United States naturalization regulations of 1929 were the first to differentiate between the “substance of” and the “text of” the oath of renunciation and allegiance. The substance of the oath was found in each of several U.S. nationality laws dating from 1790. Yet not until 1906, when the federal government first began its effort to standardize naturalization procedures, was there any attempt to issue a uniform, printed text for the oath. A prescribed text was not officially adopted and promulgated until the late 1920’s.
Any discussion of the oath’s history must recognize that prior to 1906 naturalization courts had little or no guidance on how to apply or administer the law. Naturalization legislation required an applicant to first declare an “oath” before any “court of record” announcing his intention to become a U.S. citizen. Later, upon petitioning a court:
The language of this section may have been amended to read in the first person, and the clerk of court might have transcribed, verbatim, its repetition by the applicant. More often than not, pre-1906 court records simply contain entries in the minute books documenting that a certain alien did indeed swear an oath of allegiance on a certain date. If the applicant read from any other text than the law quoted above, it would have been a text amended and printed by the court. Each court could have printed their own text, and, prior to 1906, there were as many as 5,000 courts with naturalization jurisdiction.
The President’s Commission on Naturalization reported in 1905 that United States naturalization courts displayed a remarkable lack of uniformity. The Commission recommended re-codification of naturalization laws and the creation of a federal agency to oversee the procedure. It also recommended standard forms to be used for all U.S. naturalizations, one of which was a form for the oath of allegiance.
The Basic Naturalization Act of 1906 implemented most of the Commission’s recommendations, but did not mandate a separate form for the oath. Rather, some of the substance of the oath was incorporated into the texts of the new Declaration of Intention form and Petition for Naturalization form. The Declaration included a renunciation of foreign allegiance. The Petition did the same, including renunciations of anarchism and polygamy, and a declaration of the applicant’s attachment to the Constitution. Presumably, in open court, the petitioner still recited (or affirmed) a spoken oath adapted from the law.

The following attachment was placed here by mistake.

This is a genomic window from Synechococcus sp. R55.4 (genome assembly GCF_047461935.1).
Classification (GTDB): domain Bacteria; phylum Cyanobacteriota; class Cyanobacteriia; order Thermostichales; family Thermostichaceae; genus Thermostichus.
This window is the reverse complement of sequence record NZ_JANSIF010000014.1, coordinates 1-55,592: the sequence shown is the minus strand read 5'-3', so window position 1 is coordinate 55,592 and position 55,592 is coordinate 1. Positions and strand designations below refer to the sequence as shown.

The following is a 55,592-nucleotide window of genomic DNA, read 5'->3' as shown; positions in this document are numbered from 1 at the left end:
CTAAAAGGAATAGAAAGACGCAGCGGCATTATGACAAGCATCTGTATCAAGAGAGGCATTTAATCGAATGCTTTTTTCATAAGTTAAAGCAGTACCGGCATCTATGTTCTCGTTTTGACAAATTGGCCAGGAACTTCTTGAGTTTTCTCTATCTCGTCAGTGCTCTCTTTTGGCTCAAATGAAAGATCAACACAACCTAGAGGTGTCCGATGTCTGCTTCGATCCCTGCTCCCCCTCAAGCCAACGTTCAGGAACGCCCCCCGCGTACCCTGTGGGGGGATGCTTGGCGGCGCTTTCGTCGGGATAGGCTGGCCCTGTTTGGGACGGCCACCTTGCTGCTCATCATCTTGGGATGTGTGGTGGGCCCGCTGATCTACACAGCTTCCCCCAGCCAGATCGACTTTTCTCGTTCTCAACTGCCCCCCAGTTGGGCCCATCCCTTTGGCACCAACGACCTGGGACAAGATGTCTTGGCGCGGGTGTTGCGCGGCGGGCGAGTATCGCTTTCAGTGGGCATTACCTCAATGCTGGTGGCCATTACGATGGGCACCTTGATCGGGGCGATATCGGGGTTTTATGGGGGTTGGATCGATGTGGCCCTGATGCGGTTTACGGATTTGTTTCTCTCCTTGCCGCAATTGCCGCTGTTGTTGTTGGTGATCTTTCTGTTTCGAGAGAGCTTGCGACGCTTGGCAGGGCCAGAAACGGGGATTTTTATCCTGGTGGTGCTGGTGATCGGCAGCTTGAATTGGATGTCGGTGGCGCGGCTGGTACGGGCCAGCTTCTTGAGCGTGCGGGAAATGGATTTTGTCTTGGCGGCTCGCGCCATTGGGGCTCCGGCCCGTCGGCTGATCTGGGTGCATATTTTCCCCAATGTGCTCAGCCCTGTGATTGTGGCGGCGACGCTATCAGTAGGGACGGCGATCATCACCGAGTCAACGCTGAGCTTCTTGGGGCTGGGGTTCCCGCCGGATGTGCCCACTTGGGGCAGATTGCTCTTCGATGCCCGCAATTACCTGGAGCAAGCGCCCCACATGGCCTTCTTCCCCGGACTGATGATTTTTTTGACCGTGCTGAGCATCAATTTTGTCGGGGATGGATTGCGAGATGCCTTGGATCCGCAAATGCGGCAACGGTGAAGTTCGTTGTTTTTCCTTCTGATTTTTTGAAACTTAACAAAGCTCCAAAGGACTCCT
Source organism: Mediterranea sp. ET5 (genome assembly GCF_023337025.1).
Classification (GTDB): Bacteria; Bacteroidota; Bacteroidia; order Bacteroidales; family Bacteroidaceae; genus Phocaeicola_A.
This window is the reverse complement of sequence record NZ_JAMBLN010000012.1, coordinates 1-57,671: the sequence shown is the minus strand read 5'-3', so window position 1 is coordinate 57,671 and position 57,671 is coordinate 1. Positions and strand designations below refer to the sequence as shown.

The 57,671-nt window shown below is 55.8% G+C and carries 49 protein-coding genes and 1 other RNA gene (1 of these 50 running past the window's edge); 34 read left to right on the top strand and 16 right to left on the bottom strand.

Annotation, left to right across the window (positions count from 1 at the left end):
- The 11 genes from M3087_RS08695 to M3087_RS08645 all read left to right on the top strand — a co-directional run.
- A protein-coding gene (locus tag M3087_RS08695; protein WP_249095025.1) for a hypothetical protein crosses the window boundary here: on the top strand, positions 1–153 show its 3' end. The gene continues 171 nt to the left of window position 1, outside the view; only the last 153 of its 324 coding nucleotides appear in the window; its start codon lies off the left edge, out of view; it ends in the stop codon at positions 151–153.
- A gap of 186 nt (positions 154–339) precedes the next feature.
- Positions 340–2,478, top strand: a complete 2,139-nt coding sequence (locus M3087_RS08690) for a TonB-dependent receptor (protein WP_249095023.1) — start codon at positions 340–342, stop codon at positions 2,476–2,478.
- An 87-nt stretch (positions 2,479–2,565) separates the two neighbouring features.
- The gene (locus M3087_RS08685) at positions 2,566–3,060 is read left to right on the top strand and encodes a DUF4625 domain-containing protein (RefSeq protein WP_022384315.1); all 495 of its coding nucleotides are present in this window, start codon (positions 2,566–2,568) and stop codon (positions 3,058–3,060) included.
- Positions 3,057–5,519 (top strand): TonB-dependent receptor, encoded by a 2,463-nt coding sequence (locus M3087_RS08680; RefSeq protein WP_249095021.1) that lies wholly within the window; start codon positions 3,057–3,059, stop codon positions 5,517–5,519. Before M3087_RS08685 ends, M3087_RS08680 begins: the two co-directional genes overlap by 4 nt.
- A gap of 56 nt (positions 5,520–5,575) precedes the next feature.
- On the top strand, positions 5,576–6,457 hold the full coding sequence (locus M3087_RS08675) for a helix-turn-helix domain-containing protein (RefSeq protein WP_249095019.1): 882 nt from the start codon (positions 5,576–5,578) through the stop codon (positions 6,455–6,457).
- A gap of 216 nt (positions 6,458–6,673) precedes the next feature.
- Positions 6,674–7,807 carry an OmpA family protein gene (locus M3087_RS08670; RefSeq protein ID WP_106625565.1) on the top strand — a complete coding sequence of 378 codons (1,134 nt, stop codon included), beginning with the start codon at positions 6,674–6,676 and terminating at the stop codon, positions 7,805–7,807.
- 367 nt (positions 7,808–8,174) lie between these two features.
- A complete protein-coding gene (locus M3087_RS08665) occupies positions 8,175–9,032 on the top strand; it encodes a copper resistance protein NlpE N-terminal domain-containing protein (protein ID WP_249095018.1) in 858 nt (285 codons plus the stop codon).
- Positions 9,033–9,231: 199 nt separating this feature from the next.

Though an official text was adopted by 1920 for the oath of allegiance taken by those resuming U.S. citizenship, an official text for the naturalization oath did not appear in the regulations until 1929. Rule 8, Subdivision C, of that year stipulated that before a certificate of citizenship could be issued, the applicant should “take in court and subscribe to the following oath of allegiance:”
With the introduction of a signed oath, the text of which was prescribed in Federal regulations, came the standardization of the language of the oath of renunciation and allegiance. Though the text was prescribed, there was yet no separate, federal form for the oath. It was probably printed on the back of the petition, as it is today.
“I hereby declare, on oath, that I absolutely and entirely renounce and abjure all allegiance and fidelity to any foreign prince, potentate, state or sovereignty, of whom or which I have heretofore been a subject or citizen; that I will support and defend the Constitution and laws of the United States of America against all enemies, foreign and domestic; that I will bear true faith and allegiance to the same; that I will bear arms on behalf of the United States when required by the law; that I will perform noncombatant service in the armed forces of the United States when required by the law; that I will perform work of national importance under civilian direction when required by the law; and that I take this obligation freely without any mental reservation or purpose of evasion; so help me God.”